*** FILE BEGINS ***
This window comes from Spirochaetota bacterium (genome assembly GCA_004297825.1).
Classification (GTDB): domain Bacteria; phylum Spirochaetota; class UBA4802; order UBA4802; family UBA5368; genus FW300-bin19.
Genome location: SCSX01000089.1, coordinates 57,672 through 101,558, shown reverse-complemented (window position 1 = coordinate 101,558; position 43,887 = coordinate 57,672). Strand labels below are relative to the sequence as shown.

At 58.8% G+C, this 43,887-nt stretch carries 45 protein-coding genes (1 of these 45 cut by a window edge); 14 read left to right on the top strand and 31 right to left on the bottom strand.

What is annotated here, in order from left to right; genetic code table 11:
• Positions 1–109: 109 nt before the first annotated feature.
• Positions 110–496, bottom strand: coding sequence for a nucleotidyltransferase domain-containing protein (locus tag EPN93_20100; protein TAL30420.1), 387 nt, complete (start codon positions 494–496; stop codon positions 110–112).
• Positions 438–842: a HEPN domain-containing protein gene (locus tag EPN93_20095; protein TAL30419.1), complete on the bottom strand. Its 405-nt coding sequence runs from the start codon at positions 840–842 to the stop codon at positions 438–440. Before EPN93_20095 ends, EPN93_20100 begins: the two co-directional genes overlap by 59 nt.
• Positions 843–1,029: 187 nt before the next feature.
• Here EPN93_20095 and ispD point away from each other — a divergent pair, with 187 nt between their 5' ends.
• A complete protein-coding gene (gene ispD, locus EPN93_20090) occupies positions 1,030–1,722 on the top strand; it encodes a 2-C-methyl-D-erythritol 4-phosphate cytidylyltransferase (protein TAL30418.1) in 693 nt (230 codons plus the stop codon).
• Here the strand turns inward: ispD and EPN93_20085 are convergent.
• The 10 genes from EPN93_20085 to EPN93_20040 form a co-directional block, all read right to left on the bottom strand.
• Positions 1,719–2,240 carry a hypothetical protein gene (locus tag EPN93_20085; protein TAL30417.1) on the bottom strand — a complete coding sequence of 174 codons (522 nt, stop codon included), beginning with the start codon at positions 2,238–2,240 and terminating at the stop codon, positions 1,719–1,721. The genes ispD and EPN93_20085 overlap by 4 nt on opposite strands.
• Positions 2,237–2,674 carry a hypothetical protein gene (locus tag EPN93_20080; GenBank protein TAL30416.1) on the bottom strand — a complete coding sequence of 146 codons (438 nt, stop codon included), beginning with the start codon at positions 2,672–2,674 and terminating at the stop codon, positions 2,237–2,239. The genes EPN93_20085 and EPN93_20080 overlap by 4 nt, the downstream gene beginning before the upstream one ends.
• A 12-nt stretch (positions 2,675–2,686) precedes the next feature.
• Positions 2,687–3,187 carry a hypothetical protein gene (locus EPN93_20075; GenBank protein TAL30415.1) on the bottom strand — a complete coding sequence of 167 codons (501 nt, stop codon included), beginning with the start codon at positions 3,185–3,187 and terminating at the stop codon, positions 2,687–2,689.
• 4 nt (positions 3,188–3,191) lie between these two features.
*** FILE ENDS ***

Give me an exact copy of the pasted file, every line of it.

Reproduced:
This window comes from Spirochaetota bacterium (genome assembly GCA_004297825.1).
Classification (GTDB): domain Bacteria; phylum Spirochaetota; class UBA4802; order UBA4802; family UBA5368; genus FW300-bin19.
Genome location: SCSX01000089.1, coordinates 57,672 through 101,558, shown reverse-complemented (window position 1 = coordinate 101,558; position 43,887 = coordinate 57,672). Strand labels below are relative to the sequence as shown.

At 58.8% G+C, this 43,887-nt stretch carries 45 protein-coding genes (1 of these 45 cut by a window edge); 14 read left to right on the top strand and 31 right to left on the bottom strand.

What is annotated here, in order from left to right; genetic code table 11:
• Positions 1–109: 109 nt before the first annotated feature.
• Positions 110–496, bottom strand: coding sequence for a nucleotidyltransferase domain-containing protein (locus tag EPN93_20100; protein TAL30420.1), 387 nt, complete (start codon positions 494–496; stop codon positions 110–112).
• Positions 438–842: a HEPN domain-containing protein gene (locus tag EPN93_20095; protein TAL30419.1), complete on the bottom strand. Its 405-nt coding sequence runs from the start codon at positions 840–842 to the stop codon at positions 438–440. Before EPN93_20095 ends, EPN93_20100 begins: the two co-directional genes overlap by 59 nt.
• Positions 843–1,029: 187 nt before the next feature.
• Here EPN93_20095 and ispD point away from each other — a divergent pair, with 187 nt between their 5' ends.
• A complete protein-coding gene (gene ispD, locus EPN93_20090) occupies positions 1,030–1,722 on the top strand; it encodes a 2-C-methyl-D-erythritol 4-phosphate cytidylyltransferase (protein TAL30418.1) in 693 nt (230 codons plus the stop codon).
• Here the strand turns inward: ispD and EPN93_20085 are convergent.
• The 10 genes from EPN93_20085 to EPN93_20040 form a co-directional block, all read right to left on the bottom strand.
• Positions 1,719–2,240 carry a hypothetical protein gene (locus tag EPN93_20085; protein TAL30417.1) on the bottom strand — a complete coding sequence of 174 codons (522 nt, stop codon included), beginning with the start codon at positions 2,238–2,240 and terminating at the stop codon, positions 1,719–1,721. The genes ispD and EPN93_20085 overlap by 4 nt on opposite strands.
• Positions 2,237–2,674 carry a hypothetical protein gene (locus tag EPN93_20080; GenBank protein TAL30416.1) on the bottom strand — a complete coding sequence of 146 codons (438 nt, stop codon included), beginning with the start codon at positions 2,672–2,674 and terminating at the stop codon, positions 2,237–2,239. The genes EPN93_20085 and EPN93_20080 overlap by 4 nt, the downstream gene beginning before the upstream one ends.
• A 12-nt stretch (positions 2,675–2,686) precedes the next feature.
• Positions 2,687–3,187 carry a hypothetical protein gene (locus EPN93_20075; GenBank protein TAL30415.1) on the bottom strand — a complete coding sequence of 167 codons (501 nt, stop codon included), beginning with the start codon at positions 3,185–3,187 and terminating at the stop codon, positions 2,687–2,689.
• 4 nt (positions 3,188–3,191) lie between these two features.